Culture of Quality

What is Quality?

We judge code quality along two different dimensions.

  • High quality code satisfies its current requirements, both functional or non-functional.
  • High quality code is maintainable, meaning that it can be easily understood, extended, and modified to take into account new or changing requirements.

Why do we invest in Quality?

In the short term, time pressures often tempt us to trade future maintainability for faster initial development. If not quickly corrected, this tradeoff is almost always bad in the long term, as maintaining poor quality code requires huge amounts of time and effort.

Having a Culture of Quality is important for making the necessary investments in high quality code to ensure that we can continue to GSD in the future.

Just as under-investing in quality can lead to less GSD in the future, over-investing in quality can lead to less GSD in the present. Perfection is the enemy of GSD; we must find a balance that allows us to both make progress now as well as not limit us in the future.

Code Reviews and Design Reviews

Reviews are perhaps the most important method we use to maintain a culture of quality. We generically refer to reviews of both code and designs as "code reviews".

Code reviews have multiple benefits:

  • Because developers know that others will be looking at their designs and their code, they are more likely to invest the effort to keep the quality of their work high.
  • Having other developers look at code quickly is a good way to evaluate whether the code is understandable and maintainable by somebody who does not have the same mental context as the author did while writing the code.
  • Code reviews are great places to both see how other developers are creating software as well as to offer alternate suggestions for how to structure logic and applications. They teach us how to better write code and to read code written by our peers.
  • Code reviews allow us to enforce the spirit of our rules instead of the letter. The measure of how readable a piece of code is depends on the judgement of developers actually reading the code, not metrics like the number of methods per class or cyclomatic complexity.

Code reviews are a good example of a keystone habit. Knowing that others will be looking at their code encourages developers to invest the time and effort to create high quality code, even before it is reviewed.

In general, all designs and all code should be reviewed, and all reviews should be completed before the code is deployed. Thus, it is important for all reviewers to complete their reviews in a timely manner. A good standard is that no code review should be waiting for your feedback for longer than 2 business days. An even better goal to strive for is "code review zero", where you have successfully completed all of your open code reviews!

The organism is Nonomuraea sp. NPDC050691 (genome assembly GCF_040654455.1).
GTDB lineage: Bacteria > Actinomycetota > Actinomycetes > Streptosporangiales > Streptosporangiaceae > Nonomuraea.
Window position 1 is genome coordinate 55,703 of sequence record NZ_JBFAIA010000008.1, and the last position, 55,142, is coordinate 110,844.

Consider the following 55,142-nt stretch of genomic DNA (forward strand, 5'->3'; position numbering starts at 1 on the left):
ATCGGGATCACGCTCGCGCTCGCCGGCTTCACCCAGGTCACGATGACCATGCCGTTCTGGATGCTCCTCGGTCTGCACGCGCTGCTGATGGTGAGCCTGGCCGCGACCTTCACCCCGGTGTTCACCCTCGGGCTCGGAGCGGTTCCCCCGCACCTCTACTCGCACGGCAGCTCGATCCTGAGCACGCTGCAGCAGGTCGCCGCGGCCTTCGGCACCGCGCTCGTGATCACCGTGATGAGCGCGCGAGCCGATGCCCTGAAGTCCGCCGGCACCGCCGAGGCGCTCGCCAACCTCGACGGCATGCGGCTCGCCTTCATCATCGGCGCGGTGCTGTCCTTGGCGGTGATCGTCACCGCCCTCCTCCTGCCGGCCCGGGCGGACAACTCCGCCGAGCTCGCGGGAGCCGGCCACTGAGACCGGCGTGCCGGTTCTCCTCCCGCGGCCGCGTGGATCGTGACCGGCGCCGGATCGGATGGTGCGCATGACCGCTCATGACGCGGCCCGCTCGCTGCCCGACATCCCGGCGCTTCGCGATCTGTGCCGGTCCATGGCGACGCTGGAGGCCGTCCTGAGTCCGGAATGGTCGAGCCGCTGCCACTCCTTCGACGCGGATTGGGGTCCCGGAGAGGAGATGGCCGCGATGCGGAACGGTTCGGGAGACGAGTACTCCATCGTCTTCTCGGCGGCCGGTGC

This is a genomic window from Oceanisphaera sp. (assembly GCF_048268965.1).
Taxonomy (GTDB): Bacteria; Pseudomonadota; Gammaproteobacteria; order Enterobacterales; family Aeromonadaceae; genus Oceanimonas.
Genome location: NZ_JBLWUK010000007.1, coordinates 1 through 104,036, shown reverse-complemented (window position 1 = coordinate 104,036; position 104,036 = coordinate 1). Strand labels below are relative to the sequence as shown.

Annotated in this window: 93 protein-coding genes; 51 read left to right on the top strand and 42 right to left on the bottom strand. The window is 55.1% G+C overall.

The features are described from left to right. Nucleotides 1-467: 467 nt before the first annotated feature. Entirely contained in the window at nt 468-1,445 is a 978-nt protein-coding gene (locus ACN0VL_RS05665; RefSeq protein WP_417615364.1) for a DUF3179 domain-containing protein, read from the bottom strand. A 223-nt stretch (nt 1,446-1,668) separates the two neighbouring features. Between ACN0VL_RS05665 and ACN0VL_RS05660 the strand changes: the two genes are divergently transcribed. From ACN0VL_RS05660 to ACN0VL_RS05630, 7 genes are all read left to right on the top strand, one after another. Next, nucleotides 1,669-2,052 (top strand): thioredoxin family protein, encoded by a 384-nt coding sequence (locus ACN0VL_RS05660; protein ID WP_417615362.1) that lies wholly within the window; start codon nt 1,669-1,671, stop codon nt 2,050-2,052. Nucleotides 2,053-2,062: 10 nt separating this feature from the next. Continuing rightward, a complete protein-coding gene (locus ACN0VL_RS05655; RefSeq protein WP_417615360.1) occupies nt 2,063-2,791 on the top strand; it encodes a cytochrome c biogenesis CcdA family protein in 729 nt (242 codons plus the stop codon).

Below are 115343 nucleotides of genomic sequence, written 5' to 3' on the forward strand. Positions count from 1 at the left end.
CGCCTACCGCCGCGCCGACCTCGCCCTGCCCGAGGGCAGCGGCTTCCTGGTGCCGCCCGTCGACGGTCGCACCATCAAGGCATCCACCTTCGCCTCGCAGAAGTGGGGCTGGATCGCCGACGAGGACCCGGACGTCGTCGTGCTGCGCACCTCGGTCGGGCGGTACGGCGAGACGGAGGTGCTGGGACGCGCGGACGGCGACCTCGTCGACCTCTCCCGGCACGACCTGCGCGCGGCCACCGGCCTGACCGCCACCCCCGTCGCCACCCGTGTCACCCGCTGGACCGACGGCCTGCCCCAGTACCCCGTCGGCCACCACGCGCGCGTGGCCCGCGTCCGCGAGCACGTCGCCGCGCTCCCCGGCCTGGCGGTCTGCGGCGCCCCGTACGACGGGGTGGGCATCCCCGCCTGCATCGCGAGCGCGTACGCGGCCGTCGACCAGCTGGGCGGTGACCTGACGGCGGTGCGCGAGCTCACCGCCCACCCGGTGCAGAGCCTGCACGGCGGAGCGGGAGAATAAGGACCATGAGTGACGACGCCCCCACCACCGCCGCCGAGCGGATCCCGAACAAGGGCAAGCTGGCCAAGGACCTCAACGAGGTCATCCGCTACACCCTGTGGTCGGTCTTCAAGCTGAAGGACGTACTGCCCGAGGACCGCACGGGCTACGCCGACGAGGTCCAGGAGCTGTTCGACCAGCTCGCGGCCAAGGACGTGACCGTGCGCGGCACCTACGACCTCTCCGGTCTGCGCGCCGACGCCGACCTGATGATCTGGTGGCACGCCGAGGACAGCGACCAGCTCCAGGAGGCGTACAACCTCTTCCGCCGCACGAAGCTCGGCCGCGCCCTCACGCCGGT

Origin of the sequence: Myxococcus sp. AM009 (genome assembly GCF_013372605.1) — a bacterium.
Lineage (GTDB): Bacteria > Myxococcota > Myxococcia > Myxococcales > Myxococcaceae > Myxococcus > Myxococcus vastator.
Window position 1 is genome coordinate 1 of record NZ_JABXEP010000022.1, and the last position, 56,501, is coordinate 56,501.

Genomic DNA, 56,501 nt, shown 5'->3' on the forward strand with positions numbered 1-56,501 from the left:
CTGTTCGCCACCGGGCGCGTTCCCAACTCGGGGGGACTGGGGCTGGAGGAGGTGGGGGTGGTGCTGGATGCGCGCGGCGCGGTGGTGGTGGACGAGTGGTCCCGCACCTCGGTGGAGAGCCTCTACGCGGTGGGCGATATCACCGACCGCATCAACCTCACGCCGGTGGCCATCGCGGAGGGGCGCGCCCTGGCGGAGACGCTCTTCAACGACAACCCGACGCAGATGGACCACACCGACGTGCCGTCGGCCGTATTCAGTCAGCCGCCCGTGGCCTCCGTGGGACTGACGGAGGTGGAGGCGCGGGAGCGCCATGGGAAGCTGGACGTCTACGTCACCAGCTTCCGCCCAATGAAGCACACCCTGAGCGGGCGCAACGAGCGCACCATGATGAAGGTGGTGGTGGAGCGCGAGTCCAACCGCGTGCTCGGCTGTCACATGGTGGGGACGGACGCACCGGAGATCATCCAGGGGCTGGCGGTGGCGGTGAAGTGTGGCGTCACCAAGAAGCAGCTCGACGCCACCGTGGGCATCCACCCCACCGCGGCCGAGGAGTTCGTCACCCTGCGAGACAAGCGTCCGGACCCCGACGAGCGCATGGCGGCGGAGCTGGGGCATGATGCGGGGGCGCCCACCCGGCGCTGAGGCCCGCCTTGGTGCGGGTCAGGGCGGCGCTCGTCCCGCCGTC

In addition to ensuring that the code itself is high quality, we also use code reviews to communicate how we write code to each other. Each developer is assigned a rotating reviewer who should be added to all reviews. This additional reviewer is focusing on learning from the review instead of providing constructive feedback on what may be an unfamiliar system. (Although offering constructive feedback is still encouraged, of course!)

Because of the importance of completing code reviews quickly, developers should incorporate code review time into their daily routine. At the same time, they should not consume so much time as to feel burdensome. If you feel overwhelmed with the number of reviews that you need to complete, please speak up! As teams grow and change, we often need to adjust who is reviewing the code for each project. Conversely, also feel free to add yourself as a default reviewer to any project that you have an interest in following.

Continuous Improvement

Whenever we make modifications to a system, we should be leaving it in a better place than it was before. The easiest time to let quality slip is when making a minor change to an otherwise stable project. Unless we make an effort to continuously improve code whenever we touch it, these small reductions in quality will slowly change well-written software into an unmaintainable mess.

The principle of continuous improvement also lets us think about quality as a process, not a state. We may sometimes need to make compromises on quality in order to satisfy other requirements -- code debt is something that needs to be managed, not avoided entirely.

In practice, our philosophy of continuous improvement takes several forms: